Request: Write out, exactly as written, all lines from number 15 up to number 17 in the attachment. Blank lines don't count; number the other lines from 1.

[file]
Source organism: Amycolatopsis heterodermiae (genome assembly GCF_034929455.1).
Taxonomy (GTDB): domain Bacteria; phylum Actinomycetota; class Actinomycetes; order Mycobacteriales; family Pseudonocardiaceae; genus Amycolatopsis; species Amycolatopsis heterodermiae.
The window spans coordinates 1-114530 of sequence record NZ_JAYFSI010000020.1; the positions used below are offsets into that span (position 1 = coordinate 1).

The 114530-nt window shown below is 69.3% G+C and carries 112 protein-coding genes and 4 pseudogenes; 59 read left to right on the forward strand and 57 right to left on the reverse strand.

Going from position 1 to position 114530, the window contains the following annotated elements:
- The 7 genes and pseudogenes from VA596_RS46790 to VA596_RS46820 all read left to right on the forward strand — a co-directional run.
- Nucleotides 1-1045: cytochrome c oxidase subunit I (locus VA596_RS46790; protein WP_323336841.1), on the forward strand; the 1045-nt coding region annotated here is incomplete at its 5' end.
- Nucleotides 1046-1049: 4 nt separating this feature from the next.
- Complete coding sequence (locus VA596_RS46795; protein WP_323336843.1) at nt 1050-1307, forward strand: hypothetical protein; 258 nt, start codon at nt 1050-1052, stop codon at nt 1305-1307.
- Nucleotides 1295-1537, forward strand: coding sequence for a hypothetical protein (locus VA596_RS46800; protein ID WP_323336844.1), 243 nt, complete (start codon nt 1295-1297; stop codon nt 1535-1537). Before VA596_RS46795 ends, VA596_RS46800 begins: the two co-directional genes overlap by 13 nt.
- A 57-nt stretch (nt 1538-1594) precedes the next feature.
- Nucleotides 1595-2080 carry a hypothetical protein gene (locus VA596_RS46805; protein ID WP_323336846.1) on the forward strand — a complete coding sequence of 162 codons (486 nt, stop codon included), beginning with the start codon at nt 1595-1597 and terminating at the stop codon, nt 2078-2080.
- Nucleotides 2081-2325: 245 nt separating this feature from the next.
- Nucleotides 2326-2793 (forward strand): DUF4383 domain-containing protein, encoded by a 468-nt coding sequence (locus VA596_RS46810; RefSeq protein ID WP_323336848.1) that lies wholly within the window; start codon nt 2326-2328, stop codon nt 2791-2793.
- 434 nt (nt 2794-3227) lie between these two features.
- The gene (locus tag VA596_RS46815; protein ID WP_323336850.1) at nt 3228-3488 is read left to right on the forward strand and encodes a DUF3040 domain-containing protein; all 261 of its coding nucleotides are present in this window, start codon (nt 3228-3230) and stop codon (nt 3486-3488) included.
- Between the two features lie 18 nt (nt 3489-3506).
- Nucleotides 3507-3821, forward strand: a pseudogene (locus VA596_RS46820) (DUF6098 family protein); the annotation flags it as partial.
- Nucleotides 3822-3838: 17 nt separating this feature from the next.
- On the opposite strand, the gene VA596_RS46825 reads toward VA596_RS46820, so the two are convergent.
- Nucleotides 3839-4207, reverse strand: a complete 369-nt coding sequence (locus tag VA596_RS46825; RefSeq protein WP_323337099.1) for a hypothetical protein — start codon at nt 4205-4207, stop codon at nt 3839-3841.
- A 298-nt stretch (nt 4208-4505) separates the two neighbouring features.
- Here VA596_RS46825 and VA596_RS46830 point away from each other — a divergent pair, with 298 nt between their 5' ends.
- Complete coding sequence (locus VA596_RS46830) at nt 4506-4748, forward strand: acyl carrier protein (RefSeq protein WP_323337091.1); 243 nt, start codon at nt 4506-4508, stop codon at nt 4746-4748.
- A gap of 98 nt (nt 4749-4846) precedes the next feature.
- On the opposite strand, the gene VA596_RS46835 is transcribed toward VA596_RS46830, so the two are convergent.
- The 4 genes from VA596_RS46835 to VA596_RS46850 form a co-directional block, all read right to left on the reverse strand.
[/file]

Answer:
- 434 nt (nt 2794-3227) lie between these two features.
- The gene (locus tag VA596_RS46815; protein ID WP_323336850.1) at nt 3228-3488 is read left to right on the forward strand and encodes a DUF3040 domain-containing protein; all 261 of its coding nucleotides are present in this window, start codon (nt 3228-3230) and stop codon (nt 3486-3488) included.
- Between the two features lie 18 nt (nt 3489-3506).